If God has ordained my suffering, what can I do about it? Nothing. Absolutely nothing. Well, nothing about my circumstances, but I can do something about my heart.
I only have three choices. First, I can cry out to God like the psalmists and cling to what I know to be true about God’s character and promises. I can, in great weakness and desperation cling to the sure and steadfast anchor (Heb. 6:19), the shepherd and overseer of my soul (1 Pet. 2:25) who has promised to never leave me or forsake me (Heb. 13:5).
Second, I can make the mistake of distorting the biblical picture of God into something more palatable. I can come to believe that God is not in control, that God does not will my suffering, and that he weeps with me in my agony, but cannot do anything about it. Those who choose this path often want to attribute suffering only to Satan, but certainly not to God. They may even come to believe that God only ever wills for his children to live in health and prosperity here and now, so that He could not possibly ever desire suffering, difficulty, or loss.
It is true that Satan can be an instrument of God to bring suffering (Job 1; Mark 1:13; 2 Cor. 12:7), but to attribute all suffering to him is to reduce God’s Lordship in the universe. So, God does not sit by helplessly as suffering happens, neither does he promise bliss and glory now.
Third, I can grow bitter and ultimately reject God. This is actually an easier choice to make than the second one for some people. For those who cannot accept a diminished God or the false promises of the prosperity gospel, the realization that God controls their suffering is unbearable. They cannot see how their suffering could possibly be good. They cannot discern any justifiable reason for God allowing their circumstances. They surrender to the truth that God is control, but it does not lead to worship. Rather, it leads to resentment. This typically leads to an abandonment of the faith, at least for a while. The unfortunate thing is that such a response does not change the circumstances of their suffering. They continue to suffer as before, but now with no one to whom they can turn.
What is the solution for this dilemma? The solution lies in one of the purposes for suffering—to know God. That is, one of the reasons God ordains suffering in the life of his children is that we may be cast upon him in our desperation and come to know him more fully, richly, deeply, and truly. Paul connects suffering with knowing God when he says,
…that I may know him and the power of his resurrection, and may share his sufferings, becoming like him in his death… (Philippians 3:10)
It was through sharing in the sufferings of Christ, enduring incredible trials, pain, loneliness, and betrayal, that Paul came to understand more deeply the love that Christ has for his people. When we endure suffering, great or small, and taste its bitterness, we are reminded that Jesus suffered the infinite wrath of God for us. We come to appreciate the incomprehensible price Jesus paid out of love to bring us into the grace of God.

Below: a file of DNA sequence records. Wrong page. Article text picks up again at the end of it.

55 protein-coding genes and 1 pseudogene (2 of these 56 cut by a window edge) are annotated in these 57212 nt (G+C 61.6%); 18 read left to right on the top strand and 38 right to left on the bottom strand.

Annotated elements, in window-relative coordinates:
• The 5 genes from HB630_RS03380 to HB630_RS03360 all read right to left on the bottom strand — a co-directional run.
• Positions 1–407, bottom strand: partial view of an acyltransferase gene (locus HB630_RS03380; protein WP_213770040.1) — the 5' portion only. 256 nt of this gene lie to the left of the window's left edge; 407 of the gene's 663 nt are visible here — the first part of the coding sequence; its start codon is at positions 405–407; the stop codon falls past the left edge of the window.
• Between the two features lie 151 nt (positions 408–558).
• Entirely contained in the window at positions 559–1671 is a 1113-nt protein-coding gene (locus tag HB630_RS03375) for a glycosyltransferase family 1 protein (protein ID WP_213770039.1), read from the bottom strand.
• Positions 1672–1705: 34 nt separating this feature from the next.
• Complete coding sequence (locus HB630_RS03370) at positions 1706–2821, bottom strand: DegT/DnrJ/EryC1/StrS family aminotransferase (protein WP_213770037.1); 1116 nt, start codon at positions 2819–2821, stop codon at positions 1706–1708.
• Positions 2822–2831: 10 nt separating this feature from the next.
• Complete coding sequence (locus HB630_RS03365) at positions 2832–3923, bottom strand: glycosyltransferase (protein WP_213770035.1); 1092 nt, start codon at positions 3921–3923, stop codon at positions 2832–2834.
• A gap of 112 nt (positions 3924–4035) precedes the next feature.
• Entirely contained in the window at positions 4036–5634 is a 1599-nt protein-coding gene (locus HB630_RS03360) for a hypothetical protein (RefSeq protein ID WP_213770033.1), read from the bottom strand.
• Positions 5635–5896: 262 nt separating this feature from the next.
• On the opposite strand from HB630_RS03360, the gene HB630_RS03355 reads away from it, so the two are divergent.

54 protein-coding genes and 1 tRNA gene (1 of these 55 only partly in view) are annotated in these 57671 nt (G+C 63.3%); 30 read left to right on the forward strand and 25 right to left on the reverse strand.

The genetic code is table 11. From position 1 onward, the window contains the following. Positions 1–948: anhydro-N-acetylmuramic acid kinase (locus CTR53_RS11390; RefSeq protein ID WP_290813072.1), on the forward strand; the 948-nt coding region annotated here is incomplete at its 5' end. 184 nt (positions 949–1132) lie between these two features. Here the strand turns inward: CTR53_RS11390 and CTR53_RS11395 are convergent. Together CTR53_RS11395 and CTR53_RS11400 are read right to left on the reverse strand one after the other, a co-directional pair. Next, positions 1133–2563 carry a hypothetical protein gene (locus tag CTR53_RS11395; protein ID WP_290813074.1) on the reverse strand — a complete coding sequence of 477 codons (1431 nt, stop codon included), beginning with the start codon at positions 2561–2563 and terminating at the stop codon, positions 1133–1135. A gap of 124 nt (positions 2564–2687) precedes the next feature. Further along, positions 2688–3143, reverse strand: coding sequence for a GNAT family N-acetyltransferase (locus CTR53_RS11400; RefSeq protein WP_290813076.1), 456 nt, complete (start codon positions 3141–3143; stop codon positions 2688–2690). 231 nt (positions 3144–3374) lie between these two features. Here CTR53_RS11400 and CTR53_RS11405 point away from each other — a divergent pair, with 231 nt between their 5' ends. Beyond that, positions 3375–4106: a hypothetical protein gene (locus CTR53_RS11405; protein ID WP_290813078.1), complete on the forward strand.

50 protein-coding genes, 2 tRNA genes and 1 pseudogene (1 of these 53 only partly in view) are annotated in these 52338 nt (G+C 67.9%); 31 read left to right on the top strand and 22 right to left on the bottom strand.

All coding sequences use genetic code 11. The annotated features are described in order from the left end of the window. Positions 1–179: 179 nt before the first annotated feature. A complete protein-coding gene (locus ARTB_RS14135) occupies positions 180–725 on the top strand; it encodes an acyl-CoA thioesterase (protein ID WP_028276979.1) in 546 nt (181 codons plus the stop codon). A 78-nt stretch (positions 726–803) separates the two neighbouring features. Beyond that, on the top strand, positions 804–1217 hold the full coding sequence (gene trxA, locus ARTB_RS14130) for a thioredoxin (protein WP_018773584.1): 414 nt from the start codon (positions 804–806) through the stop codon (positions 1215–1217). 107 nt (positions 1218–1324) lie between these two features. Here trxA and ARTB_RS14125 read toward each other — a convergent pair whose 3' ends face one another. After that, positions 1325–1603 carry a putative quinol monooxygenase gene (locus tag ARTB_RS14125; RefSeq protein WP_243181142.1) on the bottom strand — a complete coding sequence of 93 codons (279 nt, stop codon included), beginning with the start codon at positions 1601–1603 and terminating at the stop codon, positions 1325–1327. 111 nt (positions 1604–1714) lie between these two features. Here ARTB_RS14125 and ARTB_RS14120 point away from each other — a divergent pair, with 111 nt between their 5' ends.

All our suffering should draw us into a desire to know God more. This does not mean that we will gain answers for the “why” of our suffering. It does mean that as we know God more fully we can trust him and rest in him in the midst of the pain. We can, with Paul, glory in our weakness and suffering because through them we come to know the sustaining grace of God better and God’s power works in us mightily (2 Cor. 12:9-10).
This series is meant to draw you into a deeper, personal knowledge of God through your suffering. The more we know the truth of God, the more we can accurately and transformatively worship God (John 4:24). Theology is not meant to be merely academic but should lead to worship. After Paul contemplates the inscrutable acts of God in history, he bursts forth in praise:
Oh, the depth of the riches and wisdom and knowledge of God! How unsearchable are his judgments and how inscrutable his ways!
“For who has known the mind of the Lord, or who has been his counselor?” “Or who has given a gift to him that he might be repaid?” For from him and through him and to him are all things. To him be glory forever. Amen. (Romans 11:33–36)
The purpose of this series is to help you know the riches of the glory of God so you might worship him with an overflowing heart. Such worship in the midst of suffering is transformative. It moves us from a focus on our pain and circumstances to a focus on our glorious God who is greater than our pain and circumstances. It allows us to step out on the stormy waters with our eyes fixed on Jesus, rather than looking around at the storm and sinking beneath the waves.
My prayer is that as you come to know God more fully, your suffering will be transformed. Whether your circumstances change any time soon or not, may you be changed by fixing your eyes on the one who has promised to never leave you nor forsake you.
Read Part 1.